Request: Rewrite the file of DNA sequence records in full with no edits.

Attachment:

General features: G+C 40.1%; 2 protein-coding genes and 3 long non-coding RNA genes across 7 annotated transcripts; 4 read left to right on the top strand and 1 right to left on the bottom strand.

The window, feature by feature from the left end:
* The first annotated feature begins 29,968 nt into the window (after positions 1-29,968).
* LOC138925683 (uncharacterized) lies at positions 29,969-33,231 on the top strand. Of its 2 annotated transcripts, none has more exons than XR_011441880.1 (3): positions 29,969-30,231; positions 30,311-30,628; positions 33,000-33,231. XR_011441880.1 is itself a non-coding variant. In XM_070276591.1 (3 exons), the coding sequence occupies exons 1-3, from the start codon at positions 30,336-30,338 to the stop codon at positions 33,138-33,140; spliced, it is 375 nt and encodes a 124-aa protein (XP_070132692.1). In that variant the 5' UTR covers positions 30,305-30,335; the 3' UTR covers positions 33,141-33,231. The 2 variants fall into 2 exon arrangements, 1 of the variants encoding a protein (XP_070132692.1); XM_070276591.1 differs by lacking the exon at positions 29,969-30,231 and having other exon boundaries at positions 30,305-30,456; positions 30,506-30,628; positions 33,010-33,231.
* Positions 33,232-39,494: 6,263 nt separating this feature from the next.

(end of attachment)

General features: G+C 40.1%; 2 protein-coding genes and 3 long non-coding RNA genes across 7 annotated transcripts; 4 read left to right on the top strand and 1 right to left on the bottom strand.

The window, feature by feature from the left end:
* The first annotated feature begins 29,968 nt into the window (after positions 1-29,968).
* LOC138925683 (uncharacterized) lies at positions 29,969-33,231 on the top strand. Of its 2 annotated transcripts, none has more exons than XR_011441880.1 (3): positions 29,969-30,231; positions 30,311-30,628; positions 33,000-33,231. XR_011441880.1 is itself a non-coding variant. In XM_070276591.1 (3 exons), the coding sequence occupies exons 1-3, from the start codon at positions 30,336-30,338 to the stop codon at positions 33,138-33,140; spliced, it is 375 nt and encodes a 124-aa protein (XP_070132692.1). In that variant the 5' UTR covers positions 30,305-30,335; the 3' UTR covers positions 33,141-33,231. The 2 variants fall into 2 exon arrangements, 1 of the variants encoding a protein (XP_070132692.1); XM_070276591.1 differs by lacking the exon at positions 29,969-30,231 and having other exon boundaries at positions 30,305-30,456; positions 30,506-30,628; positions 33,010-33,231.
* Positions 33,232-39,494: 6,263 nt separating this feature from the next.